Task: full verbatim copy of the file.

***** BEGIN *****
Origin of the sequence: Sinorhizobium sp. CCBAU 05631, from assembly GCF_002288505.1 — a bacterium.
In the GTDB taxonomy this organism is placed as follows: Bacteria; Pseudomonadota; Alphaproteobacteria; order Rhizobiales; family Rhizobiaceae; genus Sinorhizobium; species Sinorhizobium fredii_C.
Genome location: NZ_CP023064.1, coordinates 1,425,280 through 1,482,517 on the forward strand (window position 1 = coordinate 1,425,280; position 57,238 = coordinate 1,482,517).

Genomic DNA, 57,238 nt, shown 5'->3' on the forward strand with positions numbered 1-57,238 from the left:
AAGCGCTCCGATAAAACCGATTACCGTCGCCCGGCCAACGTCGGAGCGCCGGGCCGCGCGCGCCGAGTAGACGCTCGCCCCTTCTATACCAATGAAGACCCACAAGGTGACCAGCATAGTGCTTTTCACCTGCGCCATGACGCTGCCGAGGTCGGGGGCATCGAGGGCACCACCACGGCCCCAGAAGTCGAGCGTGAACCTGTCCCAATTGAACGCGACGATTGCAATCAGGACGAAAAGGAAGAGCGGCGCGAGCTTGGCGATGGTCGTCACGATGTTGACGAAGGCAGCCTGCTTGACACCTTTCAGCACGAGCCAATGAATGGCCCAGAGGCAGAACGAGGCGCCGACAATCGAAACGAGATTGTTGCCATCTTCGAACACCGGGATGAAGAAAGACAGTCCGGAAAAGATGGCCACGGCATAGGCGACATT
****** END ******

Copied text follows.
Origin of the sequence: Sinorhizobium sp. CCBAU 05631, from assembly GCF_002288505.1 — a bacterium.
In the GTDB taxonomy this organism is placed as follows: Bacteria; Pseudomonadota; Alphaproteobacteria; order Rhizobiales; family Rhizobiaceae; genus Sinorhizobium; species Sinorhizobium fredii_C.
Genome location: NZ_CP023064.1, coordinates 1,425,280 through 1,482,517 on the forward strand (window position 1 = coordinate 1,425,280; position 57,238 = coordinate 1,482,517).

Genomic DNA, 57,238 nt, shown 5'->3' on the forward strand with positions numbered 1-57,238 from the left:
AAGCGCTCCGATAAAACCGATTACCGTCGCCCGGCCAACGTCGGAGCGCCGGGCCGCGCGCGCCGAGTAGACGCTCGCCCCTTCTATACCAATGAAGACCCACAAGGTGACCAGCATAGTGCTTTTCACCTGCGCCATGACGCTGCCGAGGTCGGGGGCATCGAGGGCACCACCACGGCCCCAGAAGTCGAGCGTGAACCTGTCCCAATTGAACGCGACGATTGCAATCAGGACGAAAAGGAAGAGCGGCGCGAGCTTGGCGATGGTCGTCACGATGTTGACGAAGGCAGCCTGCTTGACACCTTTCAGCACGAGCCAATGAATGGCCCAGAGGCAGAACGAGGCGCCGACAATCGAAACGAGATTGTTGCCATCTTCGAACACCGGGATGAAGAAAGACAGTCCGGAAAAGATGGCCACGGCATAGGCGACATT